“Significant differences in insulin score were found both within and among the food categories and also among foods containing a similar amount of carbohydrate. Overall, glucose and insulin scores were highly correlated (r = 0.70, P < 0.001, n = 38). However, protein-rich foods and bakery products (rich in fat and refined carbohydrate) elicited insulin responses that were disproportionately higher than their glycemic responses”
If dieters only knew of insulin as the only hormone that signals fat storage while having just learned protein is just as insulinemic, low-carbers would have to eat pure fat (sticks of butter) to avoid fat gain. In this case, they would also have to ignorantly dismiss the ASP mechanism mentioned earlier as well.
Low-Carb Myth #4: Low blood sugar due to insulin spikes make us hungry faster and slow our metabolism.
Low-Carb Myth #5: We can prevent insulin spikes by reducing carbs and choosing lower glycemic index (GI) foods.
Research: A systematic review was done on 31 studies comparing high and low GI diets concluded that neither high GI nor hyperinsulinmia drives us to eat more or burn less calories.
“Should obese patients be counselled to follow a low-glycaemic index diet? No” A. Raben
“A systematic review was performed of published human intervention studies comparing the effects of high- and low-GI foods or diets on appetite, food intake, energy expenditure and body weight. In a total of 31 short-term studies (<1 d), low-GI foods were associated with greater satiety or reduced hunger in 15 studies, whereas reduced satiety or no differences were seen in 16 other studies. Low-GI foods reduced ad libitum food intake in seven studies, but not in eight other studies. In 20 longer-term studies (<6 months), a weight loss on a low-GI diet was seen in four and on a high-GI diet in two, with no difference recorded in 14. The average weight loss was 1.5 kg on a low-GI diet and 1.6 kg on a high-GI diet. To conclude, there is no evidence at present that low-GI foods are superior to high-GI foods in regard to long-term body weight control.”
GI and insulin’s overall effect on appetite and energy intake is still unclear in current research literatures. The GI scale does not proportionally correlate with insulin responses but can be generally helpful for diabetics when applied meticulously. Dieters who may be insulin resistant, having a low amount of carbs along with plenty fat and protein in each meal should be sufficient in stabilizing their insulin. In any case, the quantity of carbs outweights the quality (GI) of carbs when it comes to managing blood glucose levels.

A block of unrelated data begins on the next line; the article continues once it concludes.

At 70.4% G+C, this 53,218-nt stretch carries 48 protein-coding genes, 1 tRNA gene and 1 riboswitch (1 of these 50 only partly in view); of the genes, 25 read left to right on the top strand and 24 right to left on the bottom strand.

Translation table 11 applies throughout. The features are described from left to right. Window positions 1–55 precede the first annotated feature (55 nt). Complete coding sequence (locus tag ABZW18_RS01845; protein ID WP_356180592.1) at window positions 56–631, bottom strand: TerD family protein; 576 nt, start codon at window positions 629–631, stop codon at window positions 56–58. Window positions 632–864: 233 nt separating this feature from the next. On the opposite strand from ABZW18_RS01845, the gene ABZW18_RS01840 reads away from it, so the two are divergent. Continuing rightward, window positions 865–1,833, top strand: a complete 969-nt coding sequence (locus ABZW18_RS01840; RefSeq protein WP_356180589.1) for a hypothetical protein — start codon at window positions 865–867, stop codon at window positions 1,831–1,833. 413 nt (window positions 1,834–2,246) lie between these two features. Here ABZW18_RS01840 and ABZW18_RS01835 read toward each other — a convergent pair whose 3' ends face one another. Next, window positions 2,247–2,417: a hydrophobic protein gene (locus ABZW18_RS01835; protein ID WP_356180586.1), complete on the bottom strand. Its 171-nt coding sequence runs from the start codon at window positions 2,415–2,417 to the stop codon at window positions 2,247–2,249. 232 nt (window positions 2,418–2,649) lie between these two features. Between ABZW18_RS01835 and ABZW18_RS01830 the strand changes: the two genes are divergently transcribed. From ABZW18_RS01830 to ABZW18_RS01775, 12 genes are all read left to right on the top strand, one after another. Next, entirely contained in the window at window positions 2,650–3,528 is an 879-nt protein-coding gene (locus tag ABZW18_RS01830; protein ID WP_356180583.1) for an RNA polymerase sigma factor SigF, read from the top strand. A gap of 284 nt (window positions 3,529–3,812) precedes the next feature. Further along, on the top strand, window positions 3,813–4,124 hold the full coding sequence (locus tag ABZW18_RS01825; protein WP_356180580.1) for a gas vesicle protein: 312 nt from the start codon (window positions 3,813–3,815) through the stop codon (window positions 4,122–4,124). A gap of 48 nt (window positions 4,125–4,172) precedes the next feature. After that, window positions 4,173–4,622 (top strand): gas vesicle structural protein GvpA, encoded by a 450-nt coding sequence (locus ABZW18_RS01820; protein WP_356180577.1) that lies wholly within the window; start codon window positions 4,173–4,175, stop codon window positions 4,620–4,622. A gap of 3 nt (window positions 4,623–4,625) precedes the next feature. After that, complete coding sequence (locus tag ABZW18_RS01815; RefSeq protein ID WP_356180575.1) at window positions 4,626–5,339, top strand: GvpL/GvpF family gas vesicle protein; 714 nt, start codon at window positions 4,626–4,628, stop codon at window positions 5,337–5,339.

For strictly fat loss, healthy dieters who are entirely responsible for making their own food choices can safely ignore the GI and just try to eat complex/fibrous carbs in general. This will save them a lot of time and energy. On a quick sidenote, high GI foods can be helpful for athletes in replenishing glycogen storage and optimizing recovery.
Low-Carb Myth #6: Insulin and carbohydrates are the cause of obesity.
High-carb diets gave subjects similiar weight loss compared to low-carb diets when calorie intake is below one’s maintenance.
Research: Obesity Treatment: Can Diet Composition Play a Role? James O. Hill
“During weight reduction, the extent of negative energy balance is the greatest determinant of the amount and rate of weight loss, and any effects of diet composition are likely to be very small”
In another study by Golay et al., randomly assigned 43 adult, obese persons to a 1000kcal/d diet composed of either 15% carbohydrates or 45% carbohydrate diet. All subjects lost body fat and decreased waist-to-hip ratio, but no significant difference was observed in either group. “The result of this study showed that it was energy intake, not nutrient composition, that determined weight loss…”
If you’re following Aktins or any other LCDs, do not foolishly eat as much fat as you want and not expect to gain or not lose any weight. If you are actually at a negetive energy balance, carb intake, insulin sensitivity, and GI generally won’t matter much. When it comes to losing weight, calorie reduction alone (relative to daily expenditure) ultimately dictates the success of weight loss.
1. In the absence of insulin, fat synthesis is just as easily achievable via ASP.
2. Carbohyrate metabolism precedes fat metabolism and carbs are rarely stored as body fat (at least not in humans).
3. Dietary proteins can be just as insulinemic as carbs.
4. Insulin does not necessarily make us hungrier or lazier.
5. The GI scale is not always effective in predicting insulin response, satiety, and metabolic rate. It can be somewhat helpful for diabetics (secondary to the amount of carbs consumed) under intense scrutiny and application.
6. Sugar/carbs/insulin alone will not make people fat nor prevent weight gain. Eating too much and moving too little, relative to our average metabolic rate will.
A commonly used phrase in the LC community is “A calorie is not just a calorie“. Other than the “metabolic advantage” myths proposed above, there is some truth to that saying. For example, higher protein intake can promote thermogenesis, longer satiety, exercise recovery, while fibrous carbs (but not always low GI) can keep us full longer and prevent overeating. Nevertheless, calorie reduction (quantity control) is the key and the law to losing weight.
LCDs are not magic and generally won’t support most endurance sports or strength training. Those who are active and have no metabolic defects will generally fare better on a balanced, caloric-reduction diet or a targeted/cyclical LCD for fat loss.
Overeating (esp. with fat intake) among LC dieters occur rampantly when calorie counting and portion control are not addressed. To simply assume a low carb diet is equivalent to a calorie-reduction diet is misleading. The bottom line is, If you want to lose weight, the output of energy has to exceed the input long enough to see results.
Elements Challenging the Glycemic Index By Alan Aragon
Low Carb Dogma By Jamie Hale
Lyle McDonald Interview Part 3 (Carbohydrates) by Body Improvements